Funny English

We were taught that the English language is a precise form of communication and if one learned and followed the rules of grammar exactly; your diction and compositions would be perfect. People who speak other languages have their doubts about this. Here are some linguistic anomalies from the book “Crazy English”by linguist Richard Lederer.

  • If adults commit adultery, do infants commit infantry?
  • If olive oil is made from olive, what do they make baby oil from?
  • If a vegetarian eats vegetables, what does a humanitarian consume?
  • A writer is someone who writes, and a stinger is something that stings. But fingers don’t fing, grocers don’t groce, hammers don’t ham, humdingers don’t humding, ushers don’t ush, and haberdashers do not haberdash
  • If the plural of tooth is teeth, shouldn’t the plural of booth be beeth?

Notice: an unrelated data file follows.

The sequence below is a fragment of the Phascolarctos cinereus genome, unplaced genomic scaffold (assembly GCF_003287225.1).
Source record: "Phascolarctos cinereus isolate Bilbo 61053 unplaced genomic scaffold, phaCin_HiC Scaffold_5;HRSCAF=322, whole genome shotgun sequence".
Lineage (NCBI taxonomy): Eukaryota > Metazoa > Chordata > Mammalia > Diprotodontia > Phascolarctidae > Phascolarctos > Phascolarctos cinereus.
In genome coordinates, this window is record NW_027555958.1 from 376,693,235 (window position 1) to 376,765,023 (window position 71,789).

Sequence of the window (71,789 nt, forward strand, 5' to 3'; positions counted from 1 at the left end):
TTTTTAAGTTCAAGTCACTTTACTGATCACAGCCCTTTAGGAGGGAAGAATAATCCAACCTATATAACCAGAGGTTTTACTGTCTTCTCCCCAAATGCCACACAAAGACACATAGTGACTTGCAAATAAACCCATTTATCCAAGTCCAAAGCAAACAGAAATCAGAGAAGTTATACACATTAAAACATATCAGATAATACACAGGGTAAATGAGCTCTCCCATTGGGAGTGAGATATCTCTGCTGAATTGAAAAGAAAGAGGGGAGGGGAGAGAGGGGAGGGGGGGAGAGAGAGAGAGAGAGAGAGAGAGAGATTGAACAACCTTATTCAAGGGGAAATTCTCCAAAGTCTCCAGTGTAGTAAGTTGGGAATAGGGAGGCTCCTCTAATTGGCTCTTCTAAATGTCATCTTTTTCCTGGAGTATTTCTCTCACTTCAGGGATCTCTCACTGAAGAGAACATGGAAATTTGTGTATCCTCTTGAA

• One goose, two geese—so one moose, two meese?
  • There is no egg in eggplant or ham in hamburger.
  • Sweetmeat are candies, while sweetbreads are meat
  • Quicksand  works slowly.
  • Boxing rings are square.
  • One index, two indices? Is cheese the plural of choose?
  • Why do people recite at a play and play at a recital?
  • Why do people have noses that run and feet that smell?
  • Why do we park on driveways and drive on parkways?
  • How can a slim chance and a fat chance be the same?
  • How can a wise man and a wise guy be opposites?
  • How can the weather be hot as hell one day and cold as hell another?
  • An alarm clock goes off by going on.
  • When a house burns up, why does it burn down.
  • You fill in a form by filling it out.
  • When the stars are out, they are visible, but when the lights are out, they are invisible.
  • Why when I wind up my watch I start it, but when I wind up this article, I end it?

Just something to think about today.

 

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4 Comments

Filed under Being Creative, Humor

4 responses to “Funny English

  1. Melanie Parker Reynolds

    Love the food for thought!

  2. Nice one, really funny… How can a wise man and a wise guy be opposites?… loved it
    It sounds like a good book to read ‘Crazy English’

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